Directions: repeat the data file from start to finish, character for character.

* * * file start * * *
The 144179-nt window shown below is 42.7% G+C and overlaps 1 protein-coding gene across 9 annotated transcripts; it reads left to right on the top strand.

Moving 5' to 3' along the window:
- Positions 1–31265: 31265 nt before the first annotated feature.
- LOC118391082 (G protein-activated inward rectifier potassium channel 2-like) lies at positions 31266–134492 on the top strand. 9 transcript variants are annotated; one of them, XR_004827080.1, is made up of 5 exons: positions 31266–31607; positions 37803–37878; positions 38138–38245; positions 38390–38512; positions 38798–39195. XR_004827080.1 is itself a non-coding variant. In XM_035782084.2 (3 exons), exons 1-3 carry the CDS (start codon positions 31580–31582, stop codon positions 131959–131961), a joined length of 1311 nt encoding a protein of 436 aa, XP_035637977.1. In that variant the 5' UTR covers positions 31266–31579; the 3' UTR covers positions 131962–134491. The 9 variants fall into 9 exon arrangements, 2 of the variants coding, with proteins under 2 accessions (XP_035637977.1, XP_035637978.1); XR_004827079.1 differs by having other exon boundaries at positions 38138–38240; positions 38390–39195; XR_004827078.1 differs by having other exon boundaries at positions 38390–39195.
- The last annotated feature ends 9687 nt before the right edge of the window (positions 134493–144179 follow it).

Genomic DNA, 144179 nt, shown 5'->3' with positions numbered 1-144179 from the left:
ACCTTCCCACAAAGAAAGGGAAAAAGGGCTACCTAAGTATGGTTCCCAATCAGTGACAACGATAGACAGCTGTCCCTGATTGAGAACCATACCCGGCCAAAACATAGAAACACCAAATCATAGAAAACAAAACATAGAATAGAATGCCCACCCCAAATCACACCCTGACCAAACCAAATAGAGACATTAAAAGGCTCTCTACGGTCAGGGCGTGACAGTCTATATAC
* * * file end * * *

The 144179-nt window shown below is 42.7% G+C and overlaps 1 protein-coding gene across 9 annotated transcripts; it reads left to right on the top strand.

Moving 5' to 3' along the window:
- Positions 1–31265: 31265 nt before the first annotated feature.
- LOC118391082 (G protein-activated inward rectifier potassium channel 2-like) lies at positions 31266–134492 on the top strand. 9 transcript variants are annotated; one of them, XR_004827080.1, is made up of 5 exons: positions 31266–31607; positions 37803–37878; positions 38138–38245; positions 38390–38512; positions 38798–39195. XR_004827080.1 is itself a non-coding variant. In XM_035782084.2 (3 exons), exons 1-3 carry the CDS (start codon positions 31580–31582, stop codon positions 131959–131961), a joined length of 1311 nt encoding a protein of 436 aa, XP_035637977.1. In that variant the 5' UTR covers positions 31266–31579; the 3' UTR covers positions 131962–134491. The 9 variants fall into 9 exon arrangements, 2 of the variants coding, with proteins under 2 accessions (XP_035637977.1, XP_035637978.1); XR_004827079.1 differs by having other exon boundaries at positions 38138–38240; positions 38390–39195; XR_004827078.1 differs by having other exon boundaries at positions 38390–39195.
- The last annotated feature ends 9687 nt before the right edge of the window (positions 134493–144179 follow it).

Genomic DNA, 144179 nt, shown 5'->3' with positions numbered 1-144179 from the left:
ACCTTCCCACAAAGAAAGGGAAAAAGGGCTACCTAAGTATGGTTCCCAATCAGTGACAACGATAGACAGCTGTCCCTGATTGAGAACCATACCCGGCCAAAACATAGAAACACCAAATCATAGAAAACAAAACATAGAATAGAATGCCCACCCCAAATCACACCCTGACCAAACCAAATAGAGACATTAAAAGGCTCTCTACGGTCAGGGCGTGACAGTCTATATAC